In this week’s lesson with Daniel, he spoke to us about the skills required for job interviews, which was very useful for me as it helped me to feel more prepared for when I am interviewed by placement companies.
What you should think about for an interview:
Whatever they ask you, tie it back to one of these, even if it isn’t obvious what the question is asking.
- What are your values? They should make you employable/be desirable to an employer.
- Prior experience.
- Understand the role, explaining how you know the company.
- Enthusiasm – why do you want to work there in the first place, why are you the best person for the job?
- Willing to learn – past mistakes, problem solving skills.
- Aspirations/motivations – what drives you, where do you want to go?
- User-centred approach – part of your process/motivations, this should be a big one and will show you have a good set of priorities and ethos.
- Prepare speaking points – have some good stories in mind.
- Sell yourself using your strengths – use examples to back up your claims.
- End on a positive note.
Daniel also recommended an article to us about interview questions and what they truly mean, and how to properly answer them.
I found this article to be very helpful, as it gives a lot of informative facts about the truth behind certain interview questions. I have always found that I find it very difficult to understand what employers are asking me in interviews, and that I always feel like I have said the wrong thing to them.
We were then broken up into groups of two, where we had to pretend to interview each other in turns as if the other were a potential employer. We were each given a different set of interview questions which the other person had to answer.
My set of questions were:
1. What’s your definition of UX design?
2. Tell me about a project that you’re most proud of.
3. Can you name any design leaders that you follow?
4. What do you do if you disagree with a product manager or teammate?
5. Who or What inspires you to be a UX designer?
6. When a client says: “I don’t like this design.” What do you do?
7. What made you interested in this position?
8. What would you say is the next big trend in UX design?
I then had to fill in an interview mark sheet, in which I rated each area of the candidate from a scale from 1 to 5. These included work experience, strengths, mistakes, inspirations, motivation, process, company and overall impression.
I was then given a different set of interview questions, to which my team member asked to me. These were as follows:
1. Can you tell me about yourself?
I’m Jess, and I’m an Interaction Design student at Ulster University. I’m currently in my second year, looking for placement opportunities to expand my knowledge and skillset in the areas of UX and UI Design.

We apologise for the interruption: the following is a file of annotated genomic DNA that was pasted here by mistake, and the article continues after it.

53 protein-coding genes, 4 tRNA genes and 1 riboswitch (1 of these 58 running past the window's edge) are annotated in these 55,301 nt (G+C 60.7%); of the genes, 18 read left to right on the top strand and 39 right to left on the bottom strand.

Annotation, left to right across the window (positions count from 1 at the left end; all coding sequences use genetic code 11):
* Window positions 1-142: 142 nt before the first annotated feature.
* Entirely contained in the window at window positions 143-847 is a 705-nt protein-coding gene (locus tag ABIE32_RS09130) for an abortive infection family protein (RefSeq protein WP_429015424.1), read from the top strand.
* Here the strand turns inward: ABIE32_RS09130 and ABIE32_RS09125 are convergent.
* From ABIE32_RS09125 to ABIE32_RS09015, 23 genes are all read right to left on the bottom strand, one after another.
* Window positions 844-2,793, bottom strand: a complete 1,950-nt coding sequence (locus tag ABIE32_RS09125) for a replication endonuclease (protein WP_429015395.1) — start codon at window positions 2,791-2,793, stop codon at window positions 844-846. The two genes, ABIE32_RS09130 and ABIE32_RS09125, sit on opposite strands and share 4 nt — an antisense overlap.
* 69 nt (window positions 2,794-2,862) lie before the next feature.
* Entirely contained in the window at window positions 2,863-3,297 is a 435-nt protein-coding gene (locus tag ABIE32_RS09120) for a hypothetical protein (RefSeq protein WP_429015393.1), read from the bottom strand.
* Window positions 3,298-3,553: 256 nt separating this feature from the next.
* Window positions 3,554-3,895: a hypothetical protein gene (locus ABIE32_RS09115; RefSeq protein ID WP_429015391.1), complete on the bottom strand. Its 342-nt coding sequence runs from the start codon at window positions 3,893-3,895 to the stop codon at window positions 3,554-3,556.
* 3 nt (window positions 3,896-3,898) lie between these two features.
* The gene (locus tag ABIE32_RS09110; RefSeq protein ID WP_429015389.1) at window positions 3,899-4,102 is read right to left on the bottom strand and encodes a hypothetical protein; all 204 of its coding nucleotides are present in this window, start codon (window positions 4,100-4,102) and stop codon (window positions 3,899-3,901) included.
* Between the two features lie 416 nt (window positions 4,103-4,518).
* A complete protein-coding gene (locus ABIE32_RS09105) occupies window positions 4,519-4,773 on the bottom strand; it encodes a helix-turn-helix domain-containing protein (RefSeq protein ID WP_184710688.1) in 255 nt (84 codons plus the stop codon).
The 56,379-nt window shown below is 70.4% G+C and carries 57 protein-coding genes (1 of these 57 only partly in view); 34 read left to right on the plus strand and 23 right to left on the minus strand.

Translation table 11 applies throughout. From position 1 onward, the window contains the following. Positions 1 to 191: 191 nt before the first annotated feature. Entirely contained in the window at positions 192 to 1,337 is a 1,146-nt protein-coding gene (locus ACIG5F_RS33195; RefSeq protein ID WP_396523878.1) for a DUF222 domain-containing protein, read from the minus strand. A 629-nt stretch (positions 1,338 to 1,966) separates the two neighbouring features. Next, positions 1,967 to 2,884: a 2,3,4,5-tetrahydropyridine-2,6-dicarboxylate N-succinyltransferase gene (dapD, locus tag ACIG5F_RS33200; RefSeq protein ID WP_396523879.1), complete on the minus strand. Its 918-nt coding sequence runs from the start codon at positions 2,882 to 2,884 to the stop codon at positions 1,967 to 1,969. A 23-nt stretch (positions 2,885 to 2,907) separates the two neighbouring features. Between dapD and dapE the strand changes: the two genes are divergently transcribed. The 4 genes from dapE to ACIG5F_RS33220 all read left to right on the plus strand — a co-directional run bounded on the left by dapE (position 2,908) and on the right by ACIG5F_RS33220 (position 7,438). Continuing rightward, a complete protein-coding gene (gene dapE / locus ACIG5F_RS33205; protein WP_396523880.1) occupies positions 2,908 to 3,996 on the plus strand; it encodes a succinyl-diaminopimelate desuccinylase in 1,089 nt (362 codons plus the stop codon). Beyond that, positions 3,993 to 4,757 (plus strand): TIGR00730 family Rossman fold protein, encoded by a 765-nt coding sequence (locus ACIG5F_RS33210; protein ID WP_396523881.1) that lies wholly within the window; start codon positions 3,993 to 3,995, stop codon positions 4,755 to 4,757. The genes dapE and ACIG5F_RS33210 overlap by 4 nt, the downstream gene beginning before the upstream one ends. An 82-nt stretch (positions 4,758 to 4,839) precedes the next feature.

2. Why do you want to work for us?
I have been following your company for a while, and grew very interested specifically in the work that your company produces, as well as how well-known you are in regards to treating your workers correctly.
3. What is your favourite project you’ve worked on, and why?
My favourite project so far has been developing my own personal brand identity, as this allowed me total creative flexibility, and allowed me a chance to show my own personality and skillset through a brand, which I could then use throughout all my work.
4. Tell me about a time when a project didn’t go as planned. How did you fix it?
There was a project last year based around developing an infographic on any topic that we desired. I found that I was struggling a lot with finding inspiration or ideas, and I was starting to panic due to the time-sensitivity of the project. But I took the time to jot down as many ideas as I could onto paper, using a variety of idea generation techniques to fill the page, and eventually I was able to choose my strongest one. The project ended up resulting in one of my favourite final pieces that I have come up with yet.
5. What are some websites and apps that have great design?
I think that everyday apps such as Twitter, Instagram and YouTube are easily overlooked as well-designed applications, as their sole purpose is to function so that they can be understood in the simplest terms, even by people that aren’t particularly tech-savvy. They are designed to work well for any user, and they all work so fluidly but can be differentiated between each other.
6. What is your design process?
My projects always begin the same way – on paper. I come up with as many different ideas as I can. Then, I choose the strongest one from my pile of ideas, which is then developed onto further. I take inspiration from other designers and websites, particularly using sites such as Dribbble or Pinterest.
7. Where do you see yourself in the next five years?
In five years, I see myself working as a UX or UI designer, most likely in a local company. I have always found myself looking for new ways to do better, so I will still continue to be reaching for new goals within my workspace.